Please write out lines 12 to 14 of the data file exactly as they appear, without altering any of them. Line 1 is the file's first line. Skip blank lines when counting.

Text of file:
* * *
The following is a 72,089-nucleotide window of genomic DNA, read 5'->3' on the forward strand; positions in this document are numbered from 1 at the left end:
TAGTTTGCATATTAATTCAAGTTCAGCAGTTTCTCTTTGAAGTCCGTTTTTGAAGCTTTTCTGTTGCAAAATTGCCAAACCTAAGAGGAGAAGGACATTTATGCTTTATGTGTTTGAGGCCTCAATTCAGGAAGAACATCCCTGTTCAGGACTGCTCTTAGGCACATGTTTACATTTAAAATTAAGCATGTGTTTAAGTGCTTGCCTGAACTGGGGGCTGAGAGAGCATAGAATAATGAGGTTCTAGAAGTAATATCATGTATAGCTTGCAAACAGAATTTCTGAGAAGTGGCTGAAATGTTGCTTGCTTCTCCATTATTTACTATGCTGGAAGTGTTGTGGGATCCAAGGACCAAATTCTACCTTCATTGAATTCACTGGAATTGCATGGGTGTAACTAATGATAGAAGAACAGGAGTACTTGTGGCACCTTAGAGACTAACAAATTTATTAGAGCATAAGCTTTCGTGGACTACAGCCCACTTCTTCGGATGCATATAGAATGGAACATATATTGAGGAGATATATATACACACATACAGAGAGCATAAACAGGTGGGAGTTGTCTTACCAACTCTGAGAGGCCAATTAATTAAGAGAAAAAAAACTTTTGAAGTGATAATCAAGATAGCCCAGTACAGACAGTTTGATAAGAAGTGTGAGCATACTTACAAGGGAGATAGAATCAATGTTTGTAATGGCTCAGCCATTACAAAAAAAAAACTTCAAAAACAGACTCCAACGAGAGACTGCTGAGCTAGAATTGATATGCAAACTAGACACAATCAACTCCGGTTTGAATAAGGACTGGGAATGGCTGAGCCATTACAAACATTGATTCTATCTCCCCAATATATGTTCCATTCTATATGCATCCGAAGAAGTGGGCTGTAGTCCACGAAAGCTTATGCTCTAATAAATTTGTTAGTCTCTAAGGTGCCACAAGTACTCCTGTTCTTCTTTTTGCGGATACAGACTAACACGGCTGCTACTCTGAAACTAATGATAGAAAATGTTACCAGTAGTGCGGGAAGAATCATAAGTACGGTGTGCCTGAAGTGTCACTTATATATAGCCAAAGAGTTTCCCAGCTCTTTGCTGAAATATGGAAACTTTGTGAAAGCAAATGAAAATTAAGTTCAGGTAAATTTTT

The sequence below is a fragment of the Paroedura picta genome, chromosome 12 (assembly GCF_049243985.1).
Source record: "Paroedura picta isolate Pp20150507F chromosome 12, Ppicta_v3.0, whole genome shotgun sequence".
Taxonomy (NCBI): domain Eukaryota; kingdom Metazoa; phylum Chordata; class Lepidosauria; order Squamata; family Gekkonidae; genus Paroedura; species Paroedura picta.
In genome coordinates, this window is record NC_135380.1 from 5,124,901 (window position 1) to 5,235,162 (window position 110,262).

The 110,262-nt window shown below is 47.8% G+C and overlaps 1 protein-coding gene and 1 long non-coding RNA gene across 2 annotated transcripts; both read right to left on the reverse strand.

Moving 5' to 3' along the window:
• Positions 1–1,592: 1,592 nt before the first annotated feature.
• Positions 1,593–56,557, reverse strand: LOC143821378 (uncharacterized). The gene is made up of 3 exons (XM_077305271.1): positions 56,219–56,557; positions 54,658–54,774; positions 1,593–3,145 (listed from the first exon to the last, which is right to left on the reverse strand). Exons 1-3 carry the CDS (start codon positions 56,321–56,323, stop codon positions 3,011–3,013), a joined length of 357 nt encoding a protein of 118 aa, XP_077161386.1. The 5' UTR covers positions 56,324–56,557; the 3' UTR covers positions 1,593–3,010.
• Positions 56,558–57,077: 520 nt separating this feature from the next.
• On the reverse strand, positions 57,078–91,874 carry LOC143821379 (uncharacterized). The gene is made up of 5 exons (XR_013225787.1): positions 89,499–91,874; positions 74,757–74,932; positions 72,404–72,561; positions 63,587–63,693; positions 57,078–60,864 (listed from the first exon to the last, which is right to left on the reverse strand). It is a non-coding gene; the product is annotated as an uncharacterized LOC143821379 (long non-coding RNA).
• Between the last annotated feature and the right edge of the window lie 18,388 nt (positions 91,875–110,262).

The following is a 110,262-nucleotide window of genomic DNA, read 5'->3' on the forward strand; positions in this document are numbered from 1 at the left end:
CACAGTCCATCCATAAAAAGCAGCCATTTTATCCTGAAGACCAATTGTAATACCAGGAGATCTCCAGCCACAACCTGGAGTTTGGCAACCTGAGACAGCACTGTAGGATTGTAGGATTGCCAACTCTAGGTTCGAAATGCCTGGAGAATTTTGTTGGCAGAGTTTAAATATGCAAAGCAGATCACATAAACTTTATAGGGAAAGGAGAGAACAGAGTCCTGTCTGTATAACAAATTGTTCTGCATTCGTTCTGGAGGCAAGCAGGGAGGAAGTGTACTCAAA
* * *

• On the reverse strand, positions 57,078–91,874 carry LOC143821379 (uncharacterized). The gene is made up of 5 exons (XR_013225787.1): positions 89,499–91,874; positions 74,757–74,932; positions 72,404–72,561; positions 63,587–63,693; positions 57,078–60,864 (listed from the first exon to the last, which is right to left on the reverse strand). It is a non-coding gene; the product is annotated as an uncharacterized LOC143821379 (long non-coding RNA).
• Between the last annotated feature and the right edge of the window lie 18,388 nt (positions 91,875–110,262).

The following is a 110,262-nucleotide window of genomic DNA, read 5'->3' on the forward strand; positions in this document are numbered from 1 at the left end: